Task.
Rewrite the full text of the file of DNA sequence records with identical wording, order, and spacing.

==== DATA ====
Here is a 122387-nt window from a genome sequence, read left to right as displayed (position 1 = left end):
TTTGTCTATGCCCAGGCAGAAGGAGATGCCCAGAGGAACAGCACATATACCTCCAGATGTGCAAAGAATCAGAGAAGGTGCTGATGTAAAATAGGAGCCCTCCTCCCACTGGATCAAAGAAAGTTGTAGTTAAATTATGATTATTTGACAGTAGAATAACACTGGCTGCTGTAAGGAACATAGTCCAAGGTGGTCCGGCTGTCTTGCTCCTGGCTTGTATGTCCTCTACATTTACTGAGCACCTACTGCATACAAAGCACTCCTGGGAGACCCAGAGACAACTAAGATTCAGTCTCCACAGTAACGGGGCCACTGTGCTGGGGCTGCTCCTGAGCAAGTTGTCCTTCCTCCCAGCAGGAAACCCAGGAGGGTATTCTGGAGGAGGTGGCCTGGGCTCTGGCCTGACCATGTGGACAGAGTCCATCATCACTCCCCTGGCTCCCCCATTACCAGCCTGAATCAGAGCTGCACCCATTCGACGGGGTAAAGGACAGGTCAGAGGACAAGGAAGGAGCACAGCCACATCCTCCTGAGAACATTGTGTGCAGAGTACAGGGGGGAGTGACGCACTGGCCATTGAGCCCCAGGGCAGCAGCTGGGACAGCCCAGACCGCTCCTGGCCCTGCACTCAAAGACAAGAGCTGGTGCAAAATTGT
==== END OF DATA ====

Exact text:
Here is a 122387-nt window from a genome sequence, read left to right as displayed (position 1 = left end):
TTTGTCTATGCCCAGGCAGAAGGAGATGCCCAGAGGAACAGCACATATACCTCCAGATGTGCAAAGAATCAGAGAAGGTGCTGATGTAAAATAGGAGCCCTCCTCCCACTGGATCAAAGAAAGTTGTAGTTAAATTATGATTATTTGACAGTAGAATAACACTGGCTGCTGTAAGGAACATAGTCCAAGGTGGTCCGGCTGTCTTGCTCCTGGCTTGTATGTCCTCTACATTTACTGAGCACCTACTGCATACAAAGCACTCCTGGGAGACCCAGAGACAACTAAGATTCAGTCTCCACAGTAACGGGGCCACTGTGCTGGGGCTGCTCCTGAGCAAGTTGTCCTTCCTCCCAGCAGGAAACCCAGGAGGGTATTCTGGAGGAGGTGGCCTGGGCTCTGGCCTGACCATGTGGACAGAGTCCATCATCACTCCCCTGGCTCCCCCATTACCAGCCTGAATCAGAGCTGCACCCATTCGACGGGGTAAAGGACAGGTCAGAGGACAAGGAAGGAGCACAGCCACATCCTCCTGAGAACATTGTGTGCAGAGTACAGGGGGGAGTGACGCACTGGCCATTGAGCCCCAGGGCAGCAGCTGGGACAGCCCAGACCGCTCCTGGCCCTGCACTCAAAGACAAGAGCTGGTGCAAAATTGT